Three anteromedial fasciocutaneous leg island flaps for covering defects of the lower two-thirds of the leg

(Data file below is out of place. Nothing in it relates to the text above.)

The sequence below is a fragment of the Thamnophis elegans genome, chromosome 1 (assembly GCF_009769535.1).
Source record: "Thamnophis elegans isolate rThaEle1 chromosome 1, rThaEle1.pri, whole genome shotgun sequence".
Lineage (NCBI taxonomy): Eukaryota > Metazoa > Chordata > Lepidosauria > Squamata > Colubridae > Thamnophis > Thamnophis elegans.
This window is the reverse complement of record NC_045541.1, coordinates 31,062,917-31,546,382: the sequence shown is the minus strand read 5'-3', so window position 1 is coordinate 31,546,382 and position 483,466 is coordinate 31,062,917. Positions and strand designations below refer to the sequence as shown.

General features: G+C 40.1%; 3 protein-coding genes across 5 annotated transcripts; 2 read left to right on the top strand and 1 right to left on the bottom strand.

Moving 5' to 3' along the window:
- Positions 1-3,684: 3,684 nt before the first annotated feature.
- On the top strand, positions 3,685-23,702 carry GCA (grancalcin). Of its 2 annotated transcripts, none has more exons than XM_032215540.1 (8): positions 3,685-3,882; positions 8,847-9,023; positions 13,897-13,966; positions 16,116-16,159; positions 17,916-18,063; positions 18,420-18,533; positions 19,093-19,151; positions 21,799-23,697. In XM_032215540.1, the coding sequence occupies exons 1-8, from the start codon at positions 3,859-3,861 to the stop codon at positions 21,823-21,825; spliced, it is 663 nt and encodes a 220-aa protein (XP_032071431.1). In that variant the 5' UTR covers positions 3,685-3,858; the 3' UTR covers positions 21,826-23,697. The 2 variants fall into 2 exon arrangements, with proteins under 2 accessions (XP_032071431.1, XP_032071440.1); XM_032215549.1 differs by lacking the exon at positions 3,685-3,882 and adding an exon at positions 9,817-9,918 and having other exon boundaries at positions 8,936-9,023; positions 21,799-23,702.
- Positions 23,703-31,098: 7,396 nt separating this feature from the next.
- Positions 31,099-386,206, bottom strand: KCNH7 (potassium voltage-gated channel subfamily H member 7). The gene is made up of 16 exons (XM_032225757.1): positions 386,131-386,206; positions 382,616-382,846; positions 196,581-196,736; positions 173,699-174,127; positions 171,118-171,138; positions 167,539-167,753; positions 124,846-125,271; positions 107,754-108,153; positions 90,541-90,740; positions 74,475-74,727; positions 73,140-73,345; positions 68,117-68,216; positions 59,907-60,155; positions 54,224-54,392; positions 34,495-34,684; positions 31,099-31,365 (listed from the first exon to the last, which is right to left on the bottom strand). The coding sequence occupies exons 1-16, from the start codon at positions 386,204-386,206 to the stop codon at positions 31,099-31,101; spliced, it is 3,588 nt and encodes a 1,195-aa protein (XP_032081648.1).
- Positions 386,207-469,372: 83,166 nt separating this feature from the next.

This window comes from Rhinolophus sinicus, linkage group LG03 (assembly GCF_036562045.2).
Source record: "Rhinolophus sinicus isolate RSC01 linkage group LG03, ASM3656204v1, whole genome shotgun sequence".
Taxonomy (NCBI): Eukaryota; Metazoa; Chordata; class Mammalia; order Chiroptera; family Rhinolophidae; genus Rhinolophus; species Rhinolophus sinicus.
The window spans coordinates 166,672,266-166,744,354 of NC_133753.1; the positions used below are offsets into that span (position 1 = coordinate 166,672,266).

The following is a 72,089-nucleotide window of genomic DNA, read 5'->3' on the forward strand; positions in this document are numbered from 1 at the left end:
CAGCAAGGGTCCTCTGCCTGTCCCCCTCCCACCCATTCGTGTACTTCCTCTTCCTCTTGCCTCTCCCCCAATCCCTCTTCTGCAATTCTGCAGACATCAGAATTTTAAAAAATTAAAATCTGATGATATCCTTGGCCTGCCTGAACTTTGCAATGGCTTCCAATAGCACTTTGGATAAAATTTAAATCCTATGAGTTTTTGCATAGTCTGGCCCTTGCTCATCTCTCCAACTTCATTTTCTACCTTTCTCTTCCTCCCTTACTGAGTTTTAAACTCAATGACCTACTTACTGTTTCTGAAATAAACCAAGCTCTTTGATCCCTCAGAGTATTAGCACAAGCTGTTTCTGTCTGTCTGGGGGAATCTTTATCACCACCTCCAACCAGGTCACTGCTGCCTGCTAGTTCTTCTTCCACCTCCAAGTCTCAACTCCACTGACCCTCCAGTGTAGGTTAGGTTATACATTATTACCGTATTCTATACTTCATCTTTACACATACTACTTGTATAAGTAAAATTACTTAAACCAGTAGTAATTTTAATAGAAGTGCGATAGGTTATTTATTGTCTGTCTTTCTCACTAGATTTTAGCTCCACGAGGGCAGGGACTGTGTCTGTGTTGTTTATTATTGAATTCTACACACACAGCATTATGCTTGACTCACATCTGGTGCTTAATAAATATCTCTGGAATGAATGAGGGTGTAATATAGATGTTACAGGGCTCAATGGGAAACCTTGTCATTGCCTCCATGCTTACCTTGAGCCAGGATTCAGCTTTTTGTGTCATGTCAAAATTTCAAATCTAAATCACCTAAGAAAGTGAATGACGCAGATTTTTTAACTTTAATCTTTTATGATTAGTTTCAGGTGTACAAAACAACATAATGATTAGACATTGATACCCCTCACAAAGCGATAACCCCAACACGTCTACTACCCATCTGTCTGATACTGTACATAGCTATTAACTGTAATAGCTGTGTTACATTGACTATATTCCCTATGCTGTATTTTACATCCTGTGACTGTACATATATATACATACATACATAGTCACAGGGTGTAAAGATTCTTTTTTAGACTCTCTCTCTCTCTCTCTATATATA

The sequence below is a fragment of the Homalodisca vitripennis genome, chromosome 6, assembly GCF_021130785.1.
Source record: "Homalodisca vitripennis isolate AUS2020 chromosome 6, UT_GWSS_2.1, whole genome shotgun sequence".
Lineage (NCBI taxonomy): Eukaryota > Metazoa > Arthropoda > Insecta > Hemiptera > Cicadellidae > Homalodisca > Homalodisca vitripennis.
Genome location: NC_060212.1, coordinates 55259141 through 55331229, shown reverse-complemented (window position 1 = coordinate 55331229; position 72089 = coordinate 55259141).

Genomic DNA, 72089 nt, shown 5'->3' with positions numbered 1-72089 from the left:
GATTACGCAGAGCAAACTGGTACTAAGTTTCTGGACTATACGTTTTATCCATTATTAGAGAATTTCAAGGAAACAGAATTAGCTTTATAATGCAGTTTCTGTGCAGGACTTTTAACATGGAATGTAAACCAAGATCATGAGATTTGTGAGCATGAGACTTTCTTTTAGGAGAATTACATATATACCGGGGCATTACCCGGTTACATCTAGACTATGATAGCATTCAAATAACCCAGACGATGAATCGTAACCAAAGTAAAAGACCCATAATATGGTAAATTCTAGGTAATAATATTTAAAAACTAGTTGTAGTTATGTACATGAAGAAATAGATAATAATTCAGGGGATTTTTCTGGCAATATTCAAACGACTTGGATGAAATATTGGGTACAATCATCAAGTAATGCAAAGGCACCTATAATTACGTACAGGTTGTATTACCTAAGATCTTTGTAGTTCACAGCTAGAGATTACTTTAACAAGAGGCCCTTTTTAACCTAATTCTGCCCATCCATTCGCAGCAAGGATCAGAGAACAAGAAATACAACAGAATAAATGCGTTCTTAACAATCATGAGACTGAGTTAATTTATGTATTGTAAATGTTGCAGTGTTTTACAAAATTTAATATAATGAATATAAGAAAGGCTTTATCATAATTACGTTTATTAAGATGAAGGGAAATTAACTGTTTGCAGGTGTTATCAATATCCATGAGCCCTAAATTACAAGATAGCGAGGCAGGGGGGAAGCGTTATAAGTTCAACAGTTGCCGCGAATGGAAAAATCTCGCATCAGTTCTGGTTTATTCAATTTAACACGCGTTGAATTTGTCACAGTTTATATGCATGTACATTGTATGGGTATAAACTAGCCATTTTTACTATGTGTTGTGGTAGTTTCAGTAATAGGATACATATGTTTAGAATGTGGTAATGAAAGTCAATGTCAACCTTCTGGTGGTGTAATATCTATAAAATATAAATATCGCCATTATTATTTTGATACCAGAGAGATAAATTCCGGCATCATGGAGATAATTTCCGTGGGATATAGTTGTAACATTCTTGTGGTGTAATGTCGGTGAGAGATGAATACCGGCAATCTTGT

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<ul><li><p>British Journal of Plastic Surgery (1990), 43, 536-540 0 1990 The Trustees of British Association of Plastic Surgeons </p><p>0007-1226/90/0043-05361$10.00 </p><p>Three anteromedial fasciocutaneous leg island flaps for covering defects of the lower two-thirds of the leg </p><p>M. M. EL-SAADI and A. A. KHASHABA </p><p>Department of Plastic and Reconstructive Surgery, Zagazig University Hospital, Zagazig, Egypt </p><p>Summary-Three different fasciocutaneous island flaps based on the medial septocutaneous vessels of the leg have been successfully transferred in eight patients. The flaps are based on three segments of the anteromedial aspect of the leg where their feeding vessels were most frequently identified. These anteromedial fasciocutaneous leg island flaps are thin, reliable and safe. They are relatively easy to elevate and are useful for covering defects of the lower two-thirds of the leg. </p><p>The evolution of fasciocutaneous flaps aroused interest in the vascular anatomy of the superficial planes of the leg (Haertsch, 1981; Barclay et al., 1982; Carriquiry et al., 1985). Most authors recog- nise the presence of a few fasciocutaneous arteries along the main axis of the leg, that originate at the popliteal region and supply the proximal two-thirds of the leg (Haertsch, 1981; Barclay et al., 1982). Musculocutaneous perforators have also been re- cognised and have been the basis for the design of musculocutaneous flaps in the leg as well as elsewhere (McGraw et al., 1977). </p><p>Besides these two groups, a third set of vessels, the septocutaneous vessels, have recently been identified. These vessels originate from one of the three main deep pedicles of the leg, i.e. the anterior tibial, posterior tibia1 and peroneal vessels. Carri- quiry et al. (1985) predicted the importance of these vessels as the basis for different kinds of fasciocu- taneous flaps in the leg. They alsoelegantly classified these septocutanous vessels into three groups according to their origin : medial from the posterior tibia1 vessels, anterolateral from the anterior tibia1 vessels, and posterolateral from the peroneal ves- sels. </p><p>In this report we present three anteromedial fasciocutaneous leg island flaps based on the medial septocutaneous vessels of the leg that originate from the posterior tibia1 vessels. </p><p>Anatomy </p><p>The medial septocutaneous vessels originate from the posterior tibia1 vessels and are enclosed in the deep transverse fascial septum of the leg, i.e. the </p><p>septum that separates the soleus and gastrocnemius from the deep muscular compartment of the posterior leg. Carriquiry et al. (1985) noticed the uppermost of these vessels to pierce the fascia, passing through the tibia1 origin of the soleus just behind the medial border of the tibia. They also located the lowermost medial septocutaneous ves- sels to become superficial after passing between flexor digitorum longus and soleus muscles and Achilles tendon. Four to five of these vessels were identified and their origin and the points at which they pierce the fascia were quite variable. However, in their description the authors found three seg- ments along the medial side of the leg where these vessels were most frequently found : between 9 and 12 cm, 17 and 19 cm and 22 and 24 cm from the tip of the medial malleolus. The external diameter of these arteries also varied from 0.5 to 1.5 mm, the arteries with a larger diameter being found at the middle third of the leg. </p><p>Operative procedure </p><p>The dimensions of the defect are measured and the flap is designed in accordance with the size of the defect and the site of the nearest pedicle. Figure 1 shows an example of a flap based on the uppermost pedicle, i.e. between 22 and 24 cm from the tip of the medial malleolus. Raising of the flap starts from its posterior edge in a subfascial plane. The pedicles will appear just before the medial border of the tibia is reached. After identification and dissection of the pedicle, the flap is raised from all its edges. The great saphenous vein will often be encountered at the anterior edge of the flap and an effort should </p><p>536 </p></li><li><p>THREE ANTEROMEDIAL FASCIOCUTANEOUS LEG ISLAND FLAPS FOR LOWER TWO-THIRDS OF THE LEG 537 </p><p>Fig. 1 </p><p>Figure I-- -(A) Chronic leg ulcer over the shin of the tibia of 2 years duration. (B) The defect and a flap based on the uppermost segment (forceps pointing to pedicle). (C)The flap rotated 90 to cover the defect. (D) The flap inset and sutured and donor site split skin grafted. (I?) Late postoperative view at 2 months. </p></li><li><p>538 </p><p>always be made to preserve it. The flap is then transposed to cover the defect (Fig. 1C) and the donor site is split skin grafted (Fig. 1 D). </p><p>Materials and methods </p><p>Eight flaps for eight patients with chronic leg ulcers admitted to the Department of Plastic and Recon- structive Surgery, Zagazig University Hospital, were performed. Six patients were males and two were females and their ages ranged from 13 to 42 years. All our cases were chronic post-traumatic in aetiology. The duration of the ulcers ranged from 2 to 12 years, with an average of 5 years. The size of the defects ranged from 4 x 6 cm to 7 x 9 cm. </p><p>Three cases were situated over the shin of the tibia between the upper and middle thirds of the leg, for which a flap based on the uppermost segment was used. Another three cases were situated at the middle third, for which a flap based on the middle segment was performed. The last two flaps were based on the vessels of the lowermost segment, to cover ulcers in the vicinity of the medial malleolus and over the back of the calcaneum. </p><p>BRITISH JOURNAL OF PLASTIC SURGERY </p><p>Results </p><p>All the eight flaps survived completely and healing was uneventful without even minimal necrosis. From our experience the medial septocutaneous vessels are constant and situated at relatively fixed points, and each vessel was able to support a reliable island flap. The vessels were in the order of 0.5-1.5 mm in diameter. Figures 1, 2 and 3 respectively show a representative of a flap based on the upper, middle and lower segments. </p><p>In two of the three flaps based on the vessels of the uppermost segment, the vascular pedicle was identified at a distance of 22 cm from the tip of the medial malleolus, and in one flap the pedicle was found 23 cm from the same point. In the other three flaps based on the septocutaneous vessels of the middle segment, the pedicle was found at a distance of 18 cm from the tip of the medial malleolus. As for the two flaps based on the pedicle of the lowermost segment, the vessels were identi- fied at a distance of 10 cm from the tip of the medial malleolus. </p><p>The angle of rotation was around 90 in middle third defects (Fig. l), 120 in lower lesions (Fig. 2) and 160 for the flap used to cover the back of </p><p>Fig. 2 </p><p>Figure Z-(A) Chronic post-traumatic leg ulcer of 3 years duration. (B) A flap based on the middle segment covering the defect. (C) Early postoperative view. (D) Late postoperative view of flap donor site. </p></li><li><p>THREE ANTEROMEDIAL FASCIOCUTANEOUS LEG ISLAND FLAPS FOR LOWER TWO-THIRDS OF THE LEG 539 </p><p>Fig. 3 </p><p>Figure &amp;(A) Chronic post-traumatic ulcer of back of calcaneum of 12 years duration. (B) The extent of excision and the design of a flap based on the lowermost segment. (C) Immediate postoperative view. (D) The flap and donor site 2 months later </p></li><li><p>540 </p><p>calcaneum (Fig. 3). In this last flap a strip of skin about 2 cm wide from donor site to defect was excised to accommodate the flap. Excision of this bridge segment of unaffected tissue was advanta- geous in allowing space for postoperative oedema. </p><p>The patients were fully satisfied and up and about within a short period of time. Average hospitalisa- tion time was one week. </p><p>Discussion </p><p>Credit goes to Ponten in 1981 who was the first to introduce us to fasciocutaneous flaps and start a new era in simple reconstruction of lower limb defects. His early design along the vertical axis of the leg with a proximal pedicle has been modified by the use of transverse flaps with a lateral or medial pedicle (Thatte, 1982). Still later, as courage developed, flaps with a distal pedicle started to appear in the literature (Donski and Fogdestam, 1983). </p><p>Amarante et al. (1986) dissected 10 cadavers to look for anastomotic arteries from the posterior tibia1 artery. They always found two perforating cutaneous arteries and accompanying veins at about 4 cm and 6.5 cm above the medial malleolus. The authors described a distally based fasciocuta- neous flap which was used successfully in four patients. </p><p>The safety with which fasciocutaneous flaps of the lower limb could be islanded has only relatively recently been demonstrated (Walton and Bunkis, 1984; Moscona et al., 1985). Fasciocutaneous free flap units harvested from the posterior calf region and based on a descending subfascial branch of the popliteal artery have also been reported with success (Walton and Bunkis, 1984). Torii et al. (1987), in a communication comparable to ours, reported a fasciocutaneous island flap based on the anterola- teral septocutaneous vessels of the leg that was used in three patients. Their flap was useful for covering the knee and the upper half of the leg. </p><p>In this report we present our experience with three anteromedial fasciocutaneous leg island Saps based on the medial septocutaneous vessels of the leg. These three flaps clearly exhibit the following advantages : </p><p>1. The flaps are thin, reliable and easy to elevate. 2. Based on the three segments described, almost </p><p>any site in the lower two-thirds of the leg, including the difficult areas of the back of calcaneum and Achilles tendon, can be covered. </p><p>BRITISH JOURNAL OF PLASTIC SURGERY </p><p>The pedicles are constant and situated at relatively fixed points that are easily visualised and each of them can support an island flap effectively. The arc of rotation is extensive and the flaps can be made to fit the defect exactly and comfortably without axial tension or kinking. Operative time and donor site morbidity are kept to a minimum and the patient remains conveniently supine during the operation. </p><p>References </p><p>Amarante, J., Costa, H., Reis, J. and Soares, R. (1986). A new distally based fasciocutaneous flap of the leg. British Journal of Plastic Surgery, 39,338. </p><p>Barclay, T. L., Cardoso, E., Sharpe, D. T. and Crockett, D. J. (1982). Repair of lower leg injuries with fasciocutaneous flaps. British Journal of Plastic Surgery, 35, 127. </p><p>Carriqoiry, C., Costa, M. A. and Vasconez, L. 0. (1985). An anatomic study of the septocutaneous vessels of the leg. Plastic and Reconstructive Surgery, 76,354. </p><p>Donski, P. K. and Fogdestam, I. (1983). Distally based fasciocu- taneous flap from the sural region. A preliminary report. Scandinavian Journal of Plastic and Reconstructive Surgery, 17, 191. </p><p>Haertsch, P. (1981) The surgical plane of the leg. British Journal of Plastic Surgery, 34,464. </p><p>McGraw, J. B., Dibbell, D. G. and Carraway, J. H. (1977). Clinical definition of independent myocutaneous vascular territories. Plastic and Reconstructive Surgery, 60, 341. </p><p>Moscona A. R., Govrin-Yehudaia, J. and Hirschowitz, B. (1985). The island fasciocutaneous flap: a new type of flap for defects of the knee. British Journal of Plastic Surgery, 35,s 12. </p><p>Ponten, B. (1981). The fasciocutaneous flap: its use in soft tissue defects of the lower leg. British Journal qfPIastic Surgery, 34, 215. </p><p>Thatte, R. L. (1982). One-stage random-pattern de-epithelialised turn-over flaps in the leg. British Journal of Plastic Surgery, 35,281. </p><p>Torii. S., Namiki, Y. and Hayashi, Y. (1987). Anterolateral leg island flap. British Journal af Plastic Surgery, 40,236. </p><p>Walton, R. L. and Bunkis, J. (1984). The posterior calf fasciocutaneous free flap. Plastic and Reconstructive Surgery. 74,x. </p><p>The Authors </p><p>M. M. El-Saadi, MD, Lecturer in Plastic Surgery A. A. Khashaha, MD, Lecturer in Plastic Surgery </p><p>Department of Plastic and Reconstructive Surgery, Zagazig University Hospital, Zagazig, Egypt. </p><p>Requests for reprints to: Dr Ahmed Khashaba, MD, 4 Dr Ahmed Nada St., Heliopolis, Cairo, Egypt. </p><p>Paper received 23 November 1989. Accepted 9 April 1990 after revision. </p></li></ul>